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Stromae Hints On Releasing New Album

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Paul Van Haver, a Belgian musician known by his stage name Stromae, has hinted on plans to drop a new album although he has not specified the exact date.

This half-Rwandan singer held a concert in Kigali in October 2015 and memories of his show still ring fresh to the fans.

However, this artist has been very silent since then ven though his name appears in a number of collaborations, including one on Coldplay’s latest album but also with Bigflo and Oli, Vitaa, Orelsan, etc.

He also appeared on stage with the latter at a concert in Brussels. But musically, he hasn’t released anything under his name except “Défiler”, a long title that accompanied the presentation of his Mosaert collection shown at Le Bon Marché in Paris in April 2018.

He confirmed it to a French publication Liberation during an interview with his wife Coralie Barbier and his younger brother Luc Junior Tam with whom he runs his shop.

While he confesses to having stopped everything during a time when he was really not doing well, he says he works every day, with and for others. And he adds: “An album will come at some point but I don’t really have a date”.

“Even if I had been on an artist contract, I couldn’t have been forced. Either I would have found a subterfuge, or I would have released a rotten album, without giving a shit … A lot of artists do that. ”

It was almost ten years ago, August 16, 2011 to be precise. Stromae released Racine Carrée, his second album, the one that would raise him to the rank of super star, led by the singles “Papaoutai” and “Formidable” to name a few.

In the process, he continued with the Racine carrée Tour, more than 170 dates spread between November 9, 2013 and October 17, 2015, which led him to perform in Germany, London, Brazil, in Madison Square. Garden in New York, as well as in Africa, with concerts in Kinshasa and Kigali. This concert marathon would lead to what we know and his disappearance from radar screens, or almost since.

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Entertainment

Russian Crew Back to Earth After Filming First Movie in Orbit

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A Russian actress and a film director returned to Earth Sunday after spending 12 days on the International Space Station (ISS) shooting scenes for the first movie in orbit.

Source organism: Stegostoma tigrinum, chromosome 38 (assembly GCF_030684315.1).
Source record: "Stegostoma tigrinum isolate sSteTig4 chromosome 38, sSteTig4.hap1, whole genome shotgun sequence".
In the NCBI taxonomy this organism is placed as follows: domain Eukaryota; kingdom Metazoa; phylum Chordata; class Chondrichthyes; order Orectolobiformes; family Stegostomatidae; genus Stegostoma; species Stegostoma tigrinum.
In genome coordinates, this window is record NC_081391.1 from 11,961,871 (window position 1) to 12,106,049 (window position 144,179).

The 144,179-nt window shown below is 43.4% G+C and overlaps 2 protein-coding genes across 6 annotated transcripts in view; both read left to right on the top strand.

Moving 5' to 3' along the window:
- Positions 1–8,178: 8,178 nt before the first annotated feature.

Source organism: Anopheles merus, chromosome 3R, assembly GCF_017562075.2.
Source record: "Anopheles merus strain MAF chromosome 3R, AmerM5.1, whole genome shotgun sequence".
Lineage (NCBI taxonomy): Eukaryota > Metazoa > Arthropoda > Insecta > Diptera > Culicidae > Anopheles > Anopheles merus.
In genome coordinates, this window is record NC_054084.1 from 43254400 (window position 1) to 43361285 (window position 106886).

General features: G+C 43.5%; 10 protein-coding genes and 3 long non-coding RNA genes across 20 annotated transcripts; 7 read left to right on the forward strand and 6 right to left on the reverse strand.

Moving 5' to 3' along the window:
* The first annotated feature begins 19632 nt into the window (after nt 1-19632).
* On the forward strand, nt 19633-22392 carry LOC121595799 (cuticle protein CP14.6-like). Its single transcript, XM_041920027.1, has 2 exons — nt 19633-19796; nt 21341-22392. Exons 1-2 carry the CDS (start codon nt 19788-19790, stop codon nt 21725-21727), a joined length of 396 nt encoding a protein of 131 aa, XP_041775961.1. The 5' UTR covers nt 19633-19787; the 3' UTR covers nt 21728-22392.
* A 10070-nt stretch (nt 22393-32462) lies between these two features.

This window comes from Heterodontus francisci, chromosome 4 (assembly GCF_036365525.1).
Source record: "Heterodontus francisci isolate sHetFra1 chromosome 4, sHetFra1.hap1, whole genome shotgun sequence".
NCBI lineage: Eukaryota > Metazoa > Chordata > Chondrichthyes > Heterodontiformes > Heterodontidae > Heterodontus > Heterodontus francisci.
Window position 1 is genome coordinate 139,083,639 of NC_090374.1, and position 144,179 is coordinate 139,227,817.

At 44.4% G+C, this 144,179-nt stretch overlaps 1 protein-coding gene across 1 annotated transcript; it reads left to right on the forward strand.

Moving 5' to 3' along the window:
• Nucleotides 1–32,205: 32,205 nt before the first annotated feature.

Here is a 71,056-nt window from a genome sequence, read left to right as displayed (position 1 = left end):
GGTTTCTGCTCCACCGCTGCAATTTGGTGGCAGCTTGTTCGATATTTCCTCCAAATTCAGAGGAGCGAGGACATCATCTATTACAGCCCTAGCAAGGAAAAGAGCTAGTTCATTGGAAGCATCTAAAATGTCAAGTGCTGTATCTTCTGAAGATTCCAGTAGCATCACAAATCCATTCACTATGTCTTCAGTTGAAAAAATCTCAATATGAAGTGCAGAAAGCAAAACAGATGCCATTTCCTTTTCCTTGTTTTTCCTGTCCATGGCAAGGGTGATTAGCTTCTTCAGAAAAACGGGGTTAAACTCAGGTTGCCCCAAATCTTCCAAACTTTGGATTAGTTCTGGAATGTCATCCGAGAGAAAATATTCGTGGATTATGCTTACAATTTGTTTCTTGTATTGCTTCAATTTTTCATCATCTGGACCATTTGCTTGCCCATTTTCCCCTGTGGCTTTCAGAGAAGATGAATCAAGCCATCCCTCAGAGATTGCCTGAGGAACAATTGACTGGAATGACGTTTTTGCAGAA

Yulia Peresild and Klim Shipenko landed as scheduled on Kazakhstan’s steppe at 0436 GMT, according to footage broadcast live.

They were ferried back to terra firma by cosmonaut Oleg Novitsky, who had been on the space station for the past six months.

“The descent vehicle of the crewed spacecraft Soyuz MS-18 is standing upright and is secure. The crew are feeling good!” Russian space agency Roscosmos tweeted.

The filmmakers had blasted off from the Russia-leased Baikonur Cosmodrome in ex-Soviet Kazakhstan earlier this month, travelling to the ISS with veteran cosmonaut Anton Shkaplerov to film scenes for “The Challenge”.

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Russian Actors Film First Movie in Orbit

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A Russian actress and director arrived at the International Space Station (ISS) on Tuesday to begin a 12-day mission to make the first movie in orbit.

The Russian crew is set to beat a Hollywood project that was announced last year by “Mission Impossible” star Tom Cruise together with NASA and Elon Musk’s SpaceX.

Actress Yulia Peresild, 37, and film director Klim Shipenko, 38, took off from the Russia-leased Baikonur Cosmodrome in ex-Soviet Kazakhstan as scheduled.

They docked at the ISS, behind schedule at 12:22 GMT, after veteran cosmonaut and captain of their spacecraft, Anton Shkaplerov, switched to manual control.

As the hatches opened, the Russian trio floated into the orbital station where they were greeted by two Russian, a French, a Japanese and three NASA astronauts.

“Welcome to the International Space Station,” Russian cosmonaut Oleg Novitsky tweeted from the ISS.

The crew traveled in a Soyuz MS-19 spaceship to film scenes for “The Challenge.”

The movie’s plot, which has been mostly kept under wraps along with its budget, centers around a female surgeon who is dispatched to the ISS to save a cosmonaut.

Shkaplerov, 49, and the two Russian cosmonauts already aboard the ISS are said to have cameo roles in the film.

Konstantin Ernst, the head of the Kremlin-friendly Channel One TV network and a co-producer of the film, said he spoke with the crew as soon as they docked.

“They are in good spirits and feel well,” Ernst told press.

‘It was difficult’

“It was difficult psychologically, physically and emotionally… but I think when we reach our goal all the challenges won’t seem so bad,” Peresild — who was selected out of 3,000 applicants for the role — said at a pre-flight press conference.

Shipenko and Peresild are expected to return to Earth on Oct. 17 in a capsule with Novitsky, who has been on the ISS for the past six months.